Africa in Western Media

Media is one of the most powerful tools used to spread information. With that power comes responsibility, both on behalf of the producer and of the consumer. Information from the media should be absorbed with a grain of salt, and with awareness of the extent to which it creates and perpetuates profound paradigms that exist in our minds.

This kind of dynamic is particularly apparent when examining Western media concerning Africa. It takes little effort to find an article in current affairs about the poverty, conflict, corruption, and disorder that exists on the continent. It takes more effort, however, to find an article that does not rely on these victimizing images of Africa. These ongoing discourses are caught up in power relations and will continue to determine external influence in Africa.

The darkest thing about Africa has always been our ignorance of it.

– George Kimble

In the face of media mingling with external influence in Africa, which manifests itself through aid, socio-political and economic interventions, it is important to take some time to question our idea of what this continent looks like and how it functions. Otherwise, our unquestioned preconceptions will prolong deeply damaging consequences for those who are misunderstood by us. For example, aid programs are often implemented with NGO’s goals in mind rather than what the cause really needs, leaving communities with failed and unsustainable projects, and the money used to fund the projects in the hands of the wrong people. This repeating process enriches some while leaving others poor, increasing inequality and making things worse. To help change this, we must also reconsider the problematic teleological approach that we continue to use when talking about the past, present and future of Africa.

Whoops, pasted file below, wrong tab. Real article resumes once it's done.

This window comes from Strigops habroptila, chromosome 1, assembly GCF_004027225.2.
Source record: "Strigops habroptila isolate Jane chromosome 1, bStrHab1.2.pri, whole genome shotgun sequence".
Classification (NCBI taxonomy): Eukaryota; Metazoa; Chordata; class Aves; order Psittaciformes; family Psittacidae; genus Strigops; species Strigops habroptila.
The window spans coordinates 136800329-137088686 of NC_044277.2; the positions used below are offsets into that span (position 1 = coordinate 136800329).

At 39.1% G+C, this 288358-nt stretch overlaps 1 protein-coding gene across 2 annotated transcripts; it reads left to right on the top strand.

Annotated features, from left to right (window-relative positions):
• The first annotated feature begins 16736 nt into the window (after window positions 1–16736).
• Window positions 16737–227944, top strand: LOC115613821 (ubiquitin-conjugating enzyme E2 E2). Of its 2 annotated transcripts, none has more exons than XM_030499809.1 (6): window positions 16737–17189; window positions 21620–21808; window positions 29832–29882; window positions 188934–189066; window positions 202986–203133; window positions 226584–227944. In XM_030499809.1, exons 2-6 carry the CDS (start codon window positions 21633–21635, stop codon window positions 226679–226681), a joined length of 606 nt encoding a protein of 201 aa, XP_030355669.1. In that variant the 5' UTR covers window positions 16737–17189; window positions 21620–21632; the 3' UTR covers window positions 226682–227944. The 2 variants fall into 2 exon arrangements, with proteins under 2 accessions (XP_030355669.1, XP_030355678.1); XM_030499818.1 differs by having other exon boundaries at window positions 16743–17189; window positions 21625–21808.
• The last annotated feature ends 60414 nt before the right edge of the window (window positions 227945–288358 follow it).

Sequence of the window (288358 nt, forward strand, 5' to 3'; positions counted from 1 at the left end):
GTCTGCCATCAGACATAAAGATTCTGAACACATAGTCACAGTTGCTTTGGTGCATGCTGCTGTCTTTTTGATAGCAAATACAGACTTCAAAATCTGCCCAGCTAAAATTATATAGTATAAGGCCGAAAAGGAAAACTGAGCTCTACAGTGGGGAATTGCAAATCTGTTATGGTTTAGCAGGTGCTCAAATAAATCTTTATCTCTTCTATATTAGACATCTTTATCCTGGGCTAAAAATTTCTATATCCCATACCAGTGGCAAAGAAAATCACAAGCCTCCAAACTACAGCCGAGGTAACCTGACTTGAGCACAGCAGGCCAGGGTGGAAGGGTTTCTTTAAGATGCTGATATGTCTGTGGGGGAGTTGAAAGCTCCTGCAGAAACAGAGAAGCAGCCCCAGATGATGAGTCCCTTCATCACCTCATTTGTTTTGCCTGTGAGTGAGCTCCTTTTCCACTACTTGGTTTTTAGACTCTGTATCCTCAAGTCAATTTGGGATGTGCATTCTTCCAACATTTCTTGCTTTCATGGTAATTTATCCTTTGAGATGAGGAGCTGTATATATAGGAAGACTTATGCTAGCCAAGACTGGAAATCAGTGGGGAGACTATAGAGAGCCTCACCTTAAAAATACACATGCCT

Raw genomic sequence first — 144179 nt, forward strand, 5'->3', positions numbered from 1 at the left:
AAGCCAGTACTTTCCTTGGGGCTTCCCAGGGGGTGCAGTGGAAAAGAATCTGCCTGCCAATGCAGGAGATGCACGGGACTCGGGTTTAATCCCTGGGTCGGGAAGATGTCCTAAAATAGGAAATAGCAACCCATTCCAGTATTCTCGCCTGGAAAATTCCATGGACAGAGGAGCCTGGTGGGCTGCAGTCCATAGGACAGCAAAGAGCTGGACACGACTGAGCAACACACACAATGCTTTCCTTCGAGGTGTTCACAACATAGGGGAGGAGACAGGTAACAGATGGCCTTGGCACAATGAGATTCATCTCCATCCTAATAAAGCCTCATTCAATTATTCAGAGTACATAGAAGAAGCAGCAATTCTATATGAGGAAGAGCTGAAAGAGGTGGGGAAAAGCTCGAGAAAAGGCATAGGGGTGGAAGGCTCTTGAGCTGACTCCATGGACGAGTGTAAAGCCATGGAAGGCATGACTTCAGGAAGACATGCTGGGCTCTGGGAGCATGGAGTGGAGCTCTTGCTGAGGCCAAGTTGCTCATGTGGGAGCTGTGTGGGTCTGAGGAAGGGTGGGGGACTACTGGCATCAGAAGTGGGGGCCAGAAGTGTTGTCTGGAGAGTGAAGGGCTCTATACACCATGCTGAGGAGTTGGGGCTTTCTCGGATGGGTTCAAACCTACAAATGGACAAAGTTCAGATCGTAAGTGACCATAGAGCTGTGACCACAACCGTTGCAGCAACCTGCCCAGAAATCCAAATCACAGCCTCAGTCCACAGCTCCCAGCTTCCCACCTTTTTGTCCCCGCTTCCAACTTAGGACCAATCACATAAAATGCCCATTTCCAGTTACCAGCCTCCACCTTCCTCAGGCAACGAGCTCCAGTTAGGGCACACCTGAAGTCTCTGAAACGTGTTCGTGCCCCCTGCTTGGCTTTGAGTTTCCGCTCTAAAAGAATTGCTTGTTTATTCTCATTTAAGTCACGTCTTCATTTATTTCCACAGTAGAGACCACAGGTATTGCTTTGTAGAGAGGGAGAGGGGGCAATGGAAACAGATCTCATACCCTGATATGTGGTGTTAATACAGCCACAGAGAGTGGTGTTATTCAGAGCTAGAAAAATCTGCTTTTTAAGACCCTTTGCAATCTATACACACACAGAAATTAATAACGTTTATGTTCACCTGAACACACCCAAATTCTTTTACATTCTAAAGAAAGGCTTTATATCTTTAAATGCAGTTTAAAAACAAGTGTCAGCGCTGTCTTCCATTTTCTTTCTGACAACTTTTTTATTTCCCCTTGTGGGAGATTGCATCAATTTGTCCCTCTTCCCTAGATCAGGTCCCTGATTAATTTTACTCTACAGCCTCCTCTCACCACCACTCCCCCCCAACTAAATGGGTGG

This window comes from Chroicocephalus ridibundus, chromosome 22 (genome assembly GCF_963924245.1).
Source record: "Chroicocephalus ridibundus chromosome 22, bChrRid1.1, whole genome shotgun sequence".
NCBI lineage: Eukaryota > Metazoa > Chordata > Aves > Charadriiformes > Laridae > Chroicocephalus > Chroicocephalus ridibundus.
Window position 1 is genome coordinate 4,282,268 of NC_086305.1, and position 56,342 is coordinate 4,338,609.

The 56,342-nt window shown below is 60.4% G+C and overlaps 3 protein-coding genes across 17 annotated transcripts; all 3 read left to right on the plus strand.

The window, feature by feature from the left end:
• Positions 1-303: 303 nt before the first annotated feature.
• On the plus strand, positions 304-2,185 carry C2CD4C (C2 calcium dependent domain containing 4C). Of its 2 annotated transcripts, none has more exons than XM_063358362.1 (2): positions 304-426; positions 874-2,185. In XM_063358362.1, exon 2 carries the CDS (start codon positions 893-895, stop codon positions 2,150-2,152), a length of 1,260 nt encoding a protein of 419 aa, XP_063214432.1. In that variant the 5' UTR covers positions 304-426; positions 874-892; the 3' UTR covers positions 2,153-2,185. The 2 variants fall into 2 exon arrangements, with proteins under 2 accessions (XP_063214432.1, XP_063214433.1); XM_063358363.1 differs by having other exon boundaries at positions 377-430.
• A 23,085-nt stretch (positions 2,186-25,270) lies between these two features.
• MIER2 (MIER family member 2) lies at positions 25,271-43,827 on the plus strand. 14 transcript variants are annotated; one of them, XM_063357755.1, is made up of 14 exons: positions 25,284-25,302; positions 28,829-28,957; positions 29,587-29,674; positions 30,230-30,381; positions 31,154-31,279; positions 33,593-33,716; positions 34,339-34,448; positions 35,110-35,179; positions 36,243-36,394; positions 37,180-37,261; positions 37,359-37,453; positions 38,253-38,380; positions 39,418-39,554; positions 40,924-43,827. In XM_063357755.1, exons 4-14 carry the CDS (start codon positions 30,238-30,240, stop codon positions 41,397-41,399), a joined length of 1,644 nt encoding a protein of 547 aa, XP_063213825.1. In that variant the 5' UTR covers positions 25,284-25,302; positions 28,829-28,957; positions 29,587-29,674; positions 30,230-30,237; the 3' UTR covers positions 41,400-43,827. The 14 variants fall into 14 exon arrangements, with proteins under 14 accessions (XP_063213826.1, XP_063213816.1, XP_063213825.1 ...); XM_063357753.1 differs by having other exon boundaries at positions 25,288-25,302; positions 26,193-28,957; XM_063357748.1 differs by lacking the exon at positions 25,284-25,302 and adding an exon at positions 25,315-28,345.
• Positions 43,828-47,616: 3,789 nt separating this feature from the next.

In light of reconsidering our approaches, Kenyan author, Binyavanga Wainaina, talks about the liberation of the imagination as being one of the most powerful political acts. This resembles Steve Biko’s liberation of the minds of black South Africans, in his ‘Black Consciousness’ movement, which attempted to breakdown the ‘monopoly on truth’ and power held by the Apartheid government in South Africa.

Below is a satirical essay written by Binyavanga Wainaina, “How to Write About Africa,” performed by Djimon Hounsou.

In the video, we realize the pitiful voice that is used to describe Africa in media, and how it reinforces feelings of alterity. One idea surfaced towards the end of the poem, among many, is the romanticizing of African scenery and wildlife. It is true that we see a stark contrast between the victimization of African people and the idealization of the continent’s landscapes and animals. According to the media, African people are powerless, poor, and homogeneous, while African wildlife is wise, powerful, and honorable. The media tells us that African leaders are corrupt and incompetent, but that the lions enact integrity and perception. The rural people are uneducated and powerless, while the elephants embody understanding and patience. There is something wrong here.